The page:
Secret Lives of Dresses Vol. 10

secret lives of dresses plaid red dress

Sometimes, when the hunched shoulders of the mountain behind her cast their long shadow over the little ranch, she stands in the doorway, and looks down to where the road disappears into the butter-light of the valley.

She doesn't just stand there, of course; she's always doing five things at once. But when she stands in the doorway, looking out, the cup she's drying gets very, very dry.

She doesn't do it too often, or at least not too often when she's wearing me. I don't know what she does in her other dresses. Maybe she does this once a month, when the light's right. More often in the winter, of course, when the shadows are longer and there's less to do on the ranch.

She'll stand there, drying that cup, and looking off down the road. I don't think the road has a name, or at least, I've never heard one. It's the only road, so calling it "the road" is good enough. I've never been down it. I came up it in a box, carried by her husband, who picked me up at the post office in town, or so I guess. He gets the mail, if there is any, every month or so. I wasn't really paying attention on my way up. I would have if I'd have known I'd never see much of anything but the kitchen of this ranch.

It's not a bad kitchen. It's very clean, and everything's handy, and the stove is good, but there aren't any extras. Not a frill, not a speck of paint not necessary to keep things decent. No curtains; you don't need curtains when you've got no neighbors. The floorboards are polished only by use, and the walls are whitewashed every year whether they need it or not. But there are no pictures on them.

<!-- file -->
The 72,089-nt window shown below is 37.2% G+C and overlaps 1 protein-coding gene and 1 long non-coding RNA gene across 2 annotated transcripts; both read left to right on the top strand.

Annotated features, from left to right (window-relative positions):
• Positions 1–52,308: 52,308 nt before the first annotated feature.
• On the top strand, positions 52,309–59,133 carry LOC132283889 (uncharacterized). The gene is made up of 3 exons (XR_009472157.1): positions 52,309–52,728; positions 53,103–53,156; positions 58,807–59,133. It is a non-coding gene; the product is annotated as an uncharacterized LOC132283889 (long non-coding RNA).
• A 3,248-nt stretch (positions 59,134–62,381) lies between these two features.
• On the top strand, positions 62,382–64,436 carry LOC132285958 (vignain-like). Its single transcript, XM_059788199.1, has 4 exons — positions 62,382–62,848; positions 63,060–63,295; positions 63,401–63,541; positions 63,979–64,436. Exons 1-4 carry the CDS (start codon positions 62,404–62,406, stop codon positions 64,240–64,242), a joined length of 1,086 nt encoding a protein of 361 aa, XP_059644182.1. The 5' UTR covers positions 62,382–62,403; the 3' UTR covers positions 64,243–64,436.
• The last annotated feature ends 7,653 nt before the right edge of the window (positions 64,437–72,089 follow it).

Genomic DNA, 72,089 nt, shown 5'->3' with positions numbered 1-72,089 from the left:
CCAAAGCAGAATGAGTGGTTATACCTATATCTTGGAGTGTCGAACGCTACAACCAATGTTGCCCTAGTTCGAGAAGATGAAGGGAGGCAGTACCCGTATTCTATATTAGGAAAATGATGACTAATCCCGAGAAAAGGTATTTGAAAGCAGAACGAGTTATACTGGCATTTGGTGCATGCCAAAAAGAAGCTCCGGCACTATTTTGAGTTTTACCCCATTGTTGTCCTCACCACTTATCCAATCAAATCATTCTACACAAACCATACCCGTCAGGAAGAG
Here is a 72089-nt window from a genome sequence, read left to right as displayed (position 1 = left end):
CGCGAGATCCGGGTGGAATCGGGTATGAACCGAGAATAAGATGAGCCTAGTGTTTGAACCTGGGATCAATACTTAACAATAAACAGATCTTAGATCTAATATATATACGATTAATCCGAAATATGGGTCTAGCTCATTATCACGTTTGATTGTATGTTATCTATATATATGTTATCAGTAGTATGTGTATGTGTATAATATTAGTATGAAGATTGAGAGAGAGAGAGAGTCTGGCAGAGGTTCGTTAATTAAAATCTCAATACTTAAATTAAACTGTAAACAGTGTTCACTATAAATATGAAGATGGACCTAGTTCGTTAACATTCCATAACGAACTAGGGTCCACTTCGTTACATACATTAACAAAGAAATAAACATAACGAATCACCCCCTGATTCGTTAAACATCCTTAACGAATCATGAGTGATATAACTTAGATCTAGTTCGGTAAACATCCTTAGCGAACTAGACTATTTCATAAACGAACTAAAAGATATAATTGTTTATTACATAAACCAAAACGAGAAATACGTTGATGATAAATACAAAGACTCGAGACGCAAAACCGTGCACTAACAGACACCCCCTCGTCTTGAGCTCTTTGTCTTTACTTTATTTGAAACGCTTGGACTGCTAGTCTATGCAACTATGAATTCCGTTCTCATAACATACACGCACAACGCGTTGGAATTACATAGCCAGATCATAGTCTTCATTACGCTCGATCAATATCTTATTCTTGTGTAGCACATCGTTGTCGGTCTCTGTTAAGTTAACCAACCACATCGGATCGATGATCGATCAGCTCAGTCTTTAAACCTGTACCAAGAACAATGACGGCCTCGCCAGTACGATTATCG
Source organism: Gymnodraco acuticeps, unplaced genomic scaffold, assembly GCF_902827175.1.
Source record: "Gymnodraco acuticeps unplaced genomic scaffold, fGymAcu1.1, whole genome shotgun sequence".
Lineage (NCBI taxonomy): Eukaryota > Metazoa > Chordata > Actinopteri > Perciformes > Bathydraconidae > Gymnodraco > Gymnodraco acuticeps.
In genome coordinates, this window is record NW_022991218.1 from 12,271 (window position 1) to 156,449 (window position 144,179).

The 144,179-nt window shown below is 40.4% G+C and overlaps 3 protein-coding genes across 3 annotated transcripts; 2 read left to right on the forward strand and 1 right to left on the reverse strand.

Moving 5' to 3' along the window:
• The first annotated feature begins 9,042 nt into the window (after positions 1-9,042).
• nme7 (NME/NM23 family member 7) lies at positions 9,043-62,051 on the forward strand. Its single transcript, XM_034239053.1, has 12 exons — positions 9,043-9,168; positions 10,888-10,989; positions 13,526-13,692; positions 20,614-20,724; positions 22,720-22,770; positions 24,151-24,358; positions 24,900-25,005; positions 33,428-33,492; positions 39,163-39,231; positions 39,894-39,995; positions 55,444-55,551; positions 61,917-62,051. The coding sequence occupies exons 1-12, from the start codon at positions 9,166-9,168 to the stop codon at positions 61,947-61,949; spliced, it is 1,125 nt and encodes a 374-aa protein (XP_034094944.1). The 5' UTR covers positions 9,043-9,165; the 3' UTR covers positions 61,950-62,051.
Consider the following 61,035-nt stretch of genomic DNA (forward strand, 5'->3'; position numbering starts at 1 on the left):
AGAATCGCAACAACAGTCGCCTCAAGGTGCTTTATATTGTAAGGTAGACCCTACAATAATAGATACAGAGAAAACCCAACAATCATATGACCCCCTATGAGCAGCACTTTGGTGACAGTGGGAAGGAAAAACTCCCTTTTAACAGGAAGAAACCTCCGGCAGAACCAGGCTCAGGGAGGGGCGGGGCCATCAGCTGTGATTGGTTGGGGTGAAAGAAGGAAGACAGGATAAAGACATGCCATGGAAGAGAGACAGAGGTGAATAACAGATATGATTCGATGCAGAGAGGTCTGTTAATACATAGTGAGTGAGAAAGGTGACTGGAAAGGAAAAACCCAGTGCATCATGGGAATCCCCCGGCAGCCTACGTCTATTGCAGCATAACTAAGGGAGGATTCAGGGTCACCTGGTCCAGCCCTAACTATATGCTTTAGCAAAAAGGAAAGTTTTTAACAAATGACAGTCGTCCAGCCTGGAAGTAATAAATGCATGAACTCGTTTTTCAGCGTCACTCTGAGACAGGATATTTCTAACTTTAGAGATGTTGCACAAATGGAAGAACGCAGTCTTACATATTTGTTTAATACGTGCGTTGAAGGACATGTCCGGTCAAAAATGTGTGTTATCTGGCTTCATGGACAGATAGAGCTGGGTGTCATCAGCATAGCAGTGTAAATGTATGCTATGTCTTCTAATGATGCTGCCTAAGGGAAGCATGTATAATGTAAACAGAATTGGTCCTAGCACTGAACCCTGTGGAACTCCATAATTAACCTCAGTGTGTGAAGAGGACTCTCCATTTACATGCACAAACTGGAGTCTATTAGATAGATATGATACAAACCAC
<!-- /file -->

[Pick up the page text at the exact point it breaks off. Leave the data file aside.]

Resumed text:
It's quiet here. Well, not exactly quiet; her husband's voice booms, and of course the children chatter like the magpies they are. But she's quiet. I hardly ever hear her voice. Sometimes I feel her chest rising to speak, but she almost always stops, unless it's just to tell the children, softly, to take their elbows off the table, or to stop speaking with their mouths full. The oldest is six; they're talking about her going to school in the fall.

If she's alone, she'll hum. I like it when she does that. It feels good. She never sings out loud, though, and I wish she would. I bet at least some of those songs have words.

Her being quiet makes me quiet, and the other dresses too. We never talk to each other. We hang in the closet on our own hooks, in our own thoughts. I think about the road, and what might be down it. You can't see another house from the doorway, and I've never seen a car go by on the road, or someone walking, even. Looking out that way, your husband out somewhere on the ranch and the children playing in the back yard, you might reasonably think you're the only person in the world.